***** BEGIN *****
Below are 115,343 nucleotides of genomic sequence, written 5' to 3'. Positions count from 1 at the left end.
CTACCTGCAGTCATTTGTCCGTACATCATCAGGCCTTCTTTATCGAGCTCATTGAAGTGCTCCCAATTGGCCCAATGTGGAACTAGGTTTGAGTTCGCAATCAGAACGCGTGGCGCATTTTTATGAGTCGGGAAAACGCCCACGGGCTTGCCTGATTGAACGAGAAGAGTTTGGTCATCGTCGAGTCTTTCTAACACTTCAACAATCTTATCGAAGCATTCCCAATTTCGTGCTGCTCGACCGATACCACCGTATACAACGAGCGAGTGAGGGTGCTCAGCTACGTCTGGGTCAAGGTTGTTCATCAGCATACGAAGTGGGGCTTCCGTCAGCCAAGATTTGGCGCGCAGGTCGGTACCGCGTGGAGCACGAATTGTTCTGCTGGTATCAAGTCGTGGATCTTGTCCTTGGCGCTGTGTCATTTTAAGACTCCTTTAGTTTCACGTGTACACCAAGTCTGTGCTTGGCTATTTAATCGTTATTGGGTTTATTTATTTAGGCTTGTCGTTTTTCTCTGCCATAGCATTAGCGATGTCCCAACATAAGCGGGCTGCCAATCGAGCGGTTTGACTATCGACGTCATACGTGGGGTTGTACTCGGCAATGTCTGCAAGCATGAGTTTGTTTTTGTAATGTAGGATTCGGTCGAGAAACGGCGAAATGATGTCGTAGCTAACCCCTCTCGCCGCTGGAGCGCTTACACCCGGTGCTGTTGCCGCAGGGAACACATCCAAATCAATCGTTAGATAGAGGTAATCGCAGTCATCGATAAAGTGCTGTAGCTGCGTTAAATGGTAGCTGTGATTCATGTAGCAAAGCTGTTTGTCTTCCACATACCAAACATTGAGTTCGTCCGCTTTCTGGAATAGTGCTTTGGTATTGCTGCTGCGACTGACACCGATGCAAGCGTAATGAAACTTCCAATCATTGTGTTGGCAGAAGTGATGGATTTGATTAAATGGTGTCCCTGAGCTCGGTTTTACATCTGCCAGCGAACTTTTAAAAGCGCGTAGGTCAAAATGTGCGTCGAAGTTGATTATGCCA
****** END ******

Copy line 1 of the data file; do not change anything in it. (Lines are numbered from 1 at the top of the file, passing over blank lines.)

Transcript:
Below are 115,343 nucleotides of genomic sequence, written 5' to 3'. Positions count from 1 at the left end.